* The problem of course was that all these horses produced huge amounts of manure. A horse will on average produce between 15 and 35 pounds of manure per day. Consequently, the streets of nineteenth-century cities were covered by horse manure. This in turn attracted huge numbers of flies, and the dried and ground-up manure was blown everywhere. In New York in 1900, the population of 100,000 horses produced 2.5 million pounds of horse manure per day, which all had to be swept up and disposed of. (The Freeman)

Why am I talking about horses and horse poo? Because the first international inter-urban planning conference was held in New York in 1894, bringing together world leaders and problem solvers. If major cities were going to be, in 50 years, under nine feet of manure the conference attendees believed that the world was in major …. doodoos. And – although the conference was meant to run for ten days – they closed the doors after only THREE days. Everyone shook their head – they could see no solution to the major problem of the day. The world sits down to think yet fails to find a way through.

But of course the problem that had no solution, simply went away. Or at least, we replaced it with other things – innovation, motor cars, carbon emissions, climate change. Yay for us.

Innovation may not come from middle America Ford and or European Daimler this time round. Our problems without solutions may be solved by Harish Hande of Selco Solar Light, Bangalore, India

Poverty is the greatest threat to our environment. The poor use some of the most inefficient technologies and polluting fuels – not because they are cheap but because they don’t have a choice.

Today’s debate on the climate change treaty is seen as between the developed world and the developing world. It has led the rich in developing countries to hide behind the poor and the poor in developing countries to be short changed. The reality is we all have a vested interested in getting this treaty right – rich and poor.

We have before us a wonderful and unique opportunity – to implement climate change solutions that will also reduce poverty, like affordable solar energy systems. My social enterprise, Selco India has provided 112,000 solar home systems to low income households and institutions. We ensure that the systems are affordable by partnering with microfinance organisations that provide small loans. We have also set up a pilot fund to guarantee the deposits on solar systems for very poor families. Nothing can compare with the thrill of someone switching on a light for the first time and knowing how this can change their life!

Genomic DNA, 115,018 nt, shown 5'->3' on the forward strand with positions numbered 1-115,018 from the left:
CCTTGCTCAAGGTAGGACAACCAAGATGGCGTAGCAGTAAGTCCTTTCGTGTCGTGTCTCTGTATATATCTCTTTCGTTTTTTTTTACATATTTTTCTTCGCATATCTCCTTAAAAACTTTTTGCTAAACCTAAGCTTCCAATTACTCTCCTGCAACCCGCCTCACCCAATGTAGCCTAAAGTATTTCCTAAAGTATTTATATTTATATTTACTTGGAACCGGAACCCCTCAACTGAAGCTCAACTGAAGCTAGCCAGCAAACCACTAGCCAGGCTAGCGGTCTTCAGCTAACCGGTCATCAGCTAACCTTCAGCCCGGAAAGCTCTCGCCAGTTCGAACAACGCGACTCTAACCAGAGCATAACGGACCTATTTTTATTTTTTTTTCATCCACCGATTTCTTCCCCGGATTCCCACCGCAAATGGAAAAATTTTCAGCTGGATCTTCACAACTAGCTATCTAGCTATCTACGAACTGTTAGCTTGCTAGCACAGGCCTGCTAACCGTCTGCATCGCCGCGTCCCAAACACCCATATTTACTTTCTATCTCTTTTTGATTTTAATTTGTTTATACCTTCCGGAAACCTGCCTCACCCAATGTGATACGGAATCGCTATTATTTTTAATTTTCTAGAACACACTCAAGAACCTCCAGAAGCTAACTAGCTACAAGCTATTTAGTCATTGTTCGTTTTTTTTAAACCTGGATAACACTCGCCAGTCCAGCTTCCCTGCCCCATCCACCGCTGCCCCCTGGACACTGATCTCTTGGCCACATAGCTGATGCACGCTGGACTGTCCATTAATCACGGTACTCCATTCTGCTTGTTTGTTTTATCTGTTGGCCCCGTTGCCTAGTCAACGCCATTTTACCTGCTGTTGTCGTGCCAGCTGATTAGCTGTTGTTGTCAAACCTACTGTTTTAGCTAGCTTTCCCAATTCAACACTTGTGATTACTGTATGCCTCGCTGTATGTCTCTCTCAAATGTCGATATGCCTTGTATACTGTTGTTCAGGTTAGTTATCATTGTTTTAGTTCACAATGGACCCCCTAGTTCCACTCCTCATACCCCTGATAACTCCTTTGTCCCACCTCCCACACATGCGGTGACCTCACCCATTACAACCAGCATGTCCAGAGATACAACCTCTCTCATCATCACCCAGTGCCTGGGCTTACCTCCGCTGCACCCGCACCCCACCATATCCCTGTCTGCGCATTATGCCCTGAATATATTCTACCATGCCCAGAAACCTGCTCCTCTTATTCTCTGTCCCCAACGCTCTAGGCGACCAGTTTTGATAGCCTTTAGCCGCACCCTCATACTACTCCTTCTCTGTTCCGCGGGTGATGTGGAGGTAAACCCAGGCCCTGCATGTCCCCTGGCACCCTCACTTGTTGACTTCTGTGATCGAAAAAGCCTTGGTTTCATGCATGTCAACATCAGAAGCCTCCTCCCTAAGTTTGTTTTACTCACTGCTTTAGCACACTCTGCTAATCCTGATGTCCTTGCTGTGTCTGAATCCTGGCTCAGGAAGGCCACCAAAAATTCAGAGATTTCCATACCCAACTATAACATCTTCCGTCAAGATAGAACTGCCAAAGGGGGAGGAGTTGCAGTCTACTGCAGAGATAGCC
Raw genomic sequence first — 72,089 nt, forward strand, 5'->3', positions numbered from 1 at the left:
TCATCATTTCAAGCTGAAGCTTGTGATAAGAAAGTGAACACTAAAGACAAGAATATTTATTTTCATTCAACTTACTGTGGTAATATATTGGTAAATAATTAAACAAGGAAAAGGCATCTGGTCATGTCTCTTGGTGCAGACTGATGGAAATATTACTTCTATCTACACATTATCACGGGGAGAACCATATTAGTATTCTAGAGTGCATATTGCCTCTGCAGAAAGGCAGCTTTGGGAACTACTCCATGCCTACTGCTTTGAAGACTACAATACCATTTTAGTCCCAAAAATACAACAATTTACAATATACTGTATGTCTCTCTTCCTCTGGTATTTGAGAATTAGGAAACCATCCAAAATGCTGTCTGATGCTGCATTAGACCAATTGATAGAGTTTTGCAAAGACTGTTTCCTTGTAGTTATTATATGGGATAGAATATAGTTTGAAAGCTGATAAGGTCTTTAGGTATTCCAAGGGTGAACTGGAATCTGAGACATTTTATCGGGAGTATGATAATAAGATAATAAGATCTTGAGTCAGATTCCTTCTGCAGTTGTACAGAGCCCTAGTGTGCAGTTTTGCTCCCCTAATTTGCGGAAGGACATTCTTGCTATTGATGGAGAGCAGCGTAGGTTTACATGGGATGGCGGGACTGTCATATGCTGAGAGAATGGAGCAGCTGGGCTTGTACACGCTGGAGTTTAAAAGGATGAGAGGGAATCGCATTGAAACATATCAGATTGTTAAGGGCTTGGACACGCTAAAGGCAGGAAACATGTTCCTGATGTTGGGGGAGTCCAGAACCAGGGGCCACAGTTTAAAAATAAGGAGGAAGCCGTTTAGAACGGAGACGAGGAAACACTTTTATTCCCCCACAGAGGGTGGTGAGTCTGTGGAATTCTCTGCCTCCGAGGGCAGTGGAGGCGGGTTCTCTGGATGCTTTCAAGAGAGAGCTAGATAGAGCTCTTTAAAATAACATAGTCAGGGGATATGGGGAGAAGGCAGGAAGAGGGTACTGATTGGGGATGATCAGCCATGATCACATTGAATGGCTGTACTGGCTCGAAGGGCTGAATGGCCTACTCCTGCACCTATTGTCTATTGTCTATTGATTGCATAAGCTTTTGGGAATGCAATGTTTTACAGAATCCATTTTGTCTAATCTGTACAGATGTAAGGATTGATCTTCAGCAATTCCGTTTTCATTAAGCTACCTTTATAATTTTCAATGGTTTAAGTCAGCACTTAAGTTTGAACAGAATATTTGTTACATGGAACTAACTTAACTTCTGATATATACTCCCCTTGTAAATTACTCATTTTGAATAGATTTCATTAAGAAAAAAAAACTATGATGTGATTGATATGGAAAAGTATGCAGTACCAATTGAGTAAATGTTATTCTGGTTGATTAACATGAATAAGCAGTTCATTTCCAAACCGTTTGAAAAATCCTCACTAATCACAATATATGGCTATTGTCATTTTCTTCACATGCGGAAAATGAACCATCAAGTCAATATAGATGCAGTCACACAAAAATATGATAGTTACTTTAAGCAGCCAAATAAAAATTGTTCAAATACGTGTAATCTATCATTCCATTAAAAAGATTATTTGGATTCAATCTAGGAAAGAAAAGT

I don’t know: Is this a developing/developed nation issue? Or are those terms relevant to the time and problems facing those nations at that time? Can we solve problems with a Bali road map and a conference? Will the problem simply go away? Be swapped for another problem? Or will new technologies, social entrepreneurship, microfinancing (peer to peer loans) from unexpected quarters save our skins?

My personal opinion? Solve poverty, solve inequity. Allow nations that don’t have legacy infrastructure to leapfrog into a new more sustainable age, even if they overtake us. And if we rely on Copenhagen to solve our problems, we’ll be under 50 feet of horse manure in no time at all. What say you?

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One Comment

  1. Great piece Laurel.Complexity Uncertainty Chaos. Needing different approaches to problem/solution mode. Gathering/enabling the wisdom of crowds in a way that enables our personal purpose (social enterprise) make money (food and shelter) have fun (belonging/love) save the world (self-actualisation) Maslows human motivation all neatly wrapped up as Social Enterprise. multiplying effect from local to global impact.